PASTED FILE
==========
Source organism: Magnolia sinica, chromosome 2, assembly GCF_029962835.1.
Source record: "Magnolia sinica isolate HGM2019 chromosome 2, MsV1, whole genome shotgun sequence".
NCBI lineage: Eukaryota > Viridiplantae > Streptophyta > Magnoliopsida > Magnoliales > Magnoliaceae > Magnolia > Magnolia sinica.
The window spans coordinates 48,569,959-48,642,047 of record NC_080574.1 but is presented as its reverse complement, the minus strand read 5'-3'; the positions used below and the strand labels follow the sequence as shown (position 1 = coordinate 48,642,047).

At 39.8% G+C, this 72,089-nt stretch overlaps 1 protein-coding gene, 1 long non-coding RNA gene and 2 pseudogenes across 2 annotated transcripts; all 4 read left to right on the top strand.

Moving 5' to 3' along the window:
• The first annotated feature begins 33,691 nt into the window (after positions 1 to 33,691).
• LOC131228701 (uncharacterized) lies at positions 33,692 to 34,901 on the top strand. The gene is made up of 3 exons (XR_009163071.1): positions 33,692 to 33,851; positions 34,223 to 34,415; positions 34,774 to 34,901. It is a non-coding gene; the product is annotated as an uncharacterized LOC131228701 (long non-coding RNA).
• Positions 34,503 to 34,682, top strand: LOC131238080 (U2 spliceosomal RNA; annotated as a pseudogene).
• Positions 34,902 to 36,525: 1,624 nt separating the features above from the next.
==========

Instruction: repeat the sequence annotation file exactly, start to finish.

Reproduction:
Source organism: Magnolia sinica, chromosome 2, assembly GCF_029962835.1.
Source record: "Magnolia sinica isolate HGM2019 chromosome 2, MsV1, whole genome shotgun sequence".
NCBI lineage: Eukaryota > Viridiplantae > Streptophyta > Magnoliopsida > Magnoliales > Magnoliaceae > Magnolia > Magnolia sinica.
The window spans coordinates 48,569,959-48,642,047 of record NC_080574.1 but is presented as its reverse complement, the minus strand read 5'-3'; the positions used below and the strand labels follow the sequence as shown (position 1 = coordinate 48,642,047).

At 39.8% G+C, this 72,089-nt stretch overlaps 1 protein-coding gene, 1 long non-coding RNA gene and 2 pseudogenes across 2 annotated transcripts; all 4 read left to right on the top strand.

Moving 5' to 3' along the window:
• The first annotated feature begins 33,691 nt into the window (after positions 1 to 33,691).
• LOC131228701 (uncharacterized) lies at positions 33,692 to 34,901 on the top strand. The gene is made up of 3 exons (XR_009163071.1): positions 33,692 to 33,851; positions 34,223 to 34,415; positions 34,774 to 34,901. It is a non-coding gene; the product is annotated as an uncharacterized LOC131228701 (long non-coding RNA).
• Positions 34,503 to 34,682, top strand: LOC131238080 (U2 spliceosomal RNA; annotated as a pseudogene).
• Positions 34,902 to 36,525: 1,624 nt separating the features above from the next.